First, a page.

Supervised approach of rhythm quantification based on tree series enumeration

A new quantization system is currently under development. It proposes a new interactive approach, which breaks with the previous single-solution systems. It is run through a dedicated interface, that allows to visualize and edit the transcriptions of the input sequence. It is implemented in the newest version of the "rhythm" library.



Latest release:

Download the zip file, uncompress it, and move it to you library folder (either OM X.X/libraries , or the file specified in Preferences/Libraries)

NOTE : This library is compatible with OM 6.10 and further. Make sure you have a compatible version.

The rq Class

The new quantization system is implemented in the form of a new class : rq. The class has two inputs :

  • chord-seq : to load a chord-seq into the quant-system
  • marks : to load segmentation marks into the quant-system

By double-clicking the quant-system, the quantization interface can be displayed.

The interface has three views :

  • chord-seq view (top-left) : It shows the input chord-seq along with the segmentation marks.
  • k-best view (right) : It shows the various transcriptions given by the algorithm, among which the user can choose.
  • editor view (bottom-left) : It shows the chosen transcription, and allows to edit it.

The k-best parsing algorithm

The quantization algorithm is a recursive, dynamic-programming, lazy algorithm. It works by recursively subdividing segments into equal parts, and then aligning the input points to the closest segment boundary. The algorithm enumerates the subdivisions that give the best results, ranked according to a criterion that combines two quality measures :

  • dist : it describes how close the output is to the input. It is given by the sum of the differences between each input point and the point to which it is aligned
  • comp : it describes the complexity of the output, in other words, how easy it is to read. It takes into account the size of the output rhythm tree, the arities of the tree nodes, and the number of grace notes in the final notation.

See the Further Reading section for more details about its in-depth functioning.

Example patch

A simple example patch can be found here : patch exemple quant-system.omp

Typical workflow

Charge a ''chord-seq'' into the quant-system

To do so, plug the chord-seq you want to quantify into the "chord-seq" entry of the rq box, then evaluate it.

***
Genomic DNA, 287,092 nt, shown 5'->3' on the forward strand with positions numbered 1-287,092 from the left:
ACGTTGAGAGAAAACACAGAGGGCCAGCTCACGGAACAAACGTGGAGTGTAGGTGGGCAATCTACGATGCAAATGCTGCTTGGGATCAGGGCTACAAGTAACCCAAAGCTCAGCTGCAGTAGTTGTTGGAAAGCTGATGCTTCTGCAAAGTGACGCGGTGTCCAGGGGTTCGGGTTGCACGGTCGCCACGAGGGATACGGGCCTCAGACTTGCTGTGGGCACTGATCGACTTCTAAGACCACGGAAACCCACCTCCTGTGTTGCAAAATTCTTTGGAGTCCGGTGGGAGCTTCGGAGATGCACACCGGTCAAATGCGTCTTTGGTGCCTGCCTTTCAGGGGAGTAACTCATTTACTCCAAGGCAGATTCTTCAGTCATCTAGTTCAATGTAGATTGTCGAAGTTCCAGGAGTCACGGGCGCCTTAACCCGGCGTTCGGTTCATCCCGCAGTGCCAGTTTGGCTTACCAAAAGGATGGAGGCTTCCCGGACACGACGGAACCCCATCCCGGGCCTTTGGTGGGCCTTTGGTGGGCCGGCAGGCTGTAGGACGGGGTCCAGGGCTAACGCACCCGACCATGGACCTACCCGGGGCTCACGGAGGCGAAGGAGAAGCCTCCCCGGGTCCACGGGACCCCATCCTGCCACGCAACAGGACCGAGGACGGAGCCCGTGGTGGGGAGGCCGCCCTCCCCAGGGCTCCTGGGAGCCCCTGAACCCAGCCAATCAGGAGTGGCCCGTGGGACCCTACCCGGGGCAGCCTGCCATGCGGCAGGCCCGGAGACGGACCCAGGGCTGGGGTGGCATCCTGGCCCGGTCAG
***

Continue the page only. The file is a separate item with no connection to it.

The input chord-seq should be monophonic. That means that the various chord objects inside the chord-seq should not overlap (if they do, the algorithm will remove the overlap). But the system will perform correctly when the chord-seq contains chord objects that contain more than one note. If the notes inside a chord are not all of same length, the algorithm will consider the chord's length to be that of the longest note.

Segment the input

You can then either :

  • Provide a list of segmentation marks as an input to the quant-system before evaluating it
  • Run an automatic segmentation algorithm by clicking the "Segmentation" button
  • Place the segmentation marks directly in the chord-seq view (either by selecting a chord and hit "s", or with CMD+click)

Segmentation marks can be placed anywhere, not necessarily on a chord. The "Slur" field indicates if the last note of the previous segment overlaps with the current, and if so, displays the amount of overlap (in ms).

The segments should not be too long (about the size of a bar), and should correspond to constant-tempo regions for best results. Each segment will correspond to a bar in the final transcription.

Click "quantify"

Click "quantify" to run the algorithm on each segment. Computations can take a long time when the segments are long, or when the schema is big. See section How to make it faster.

Select in the k-best panel

Select in the k-best panel the transcriptions you want to keep. To display the right panel, tick "Show solutions". To navigate through the solutions you can either :

  • Click on the k-best panel, and use the arrow keys (up-down to change solutions, left-right to change segments).
  • Double-click a particular segment in the chord-seq panel or in the editor panel to display its transcriptions in the k-best panel and double-click a transcription in the k-best panel.

The chosen solution will be automatically updated in the editor view.

Edit the transcription

Double clicking a chord or a group will display a list of other possible transcriptions for this chord/group. You can then choose a solution from this list by double-clicking it. You can also compute more solutions by clicking "More".

You can also replace a subtree by any valid OM rhythm tree by selecting a chord or group, press "e" and type the subtree you want.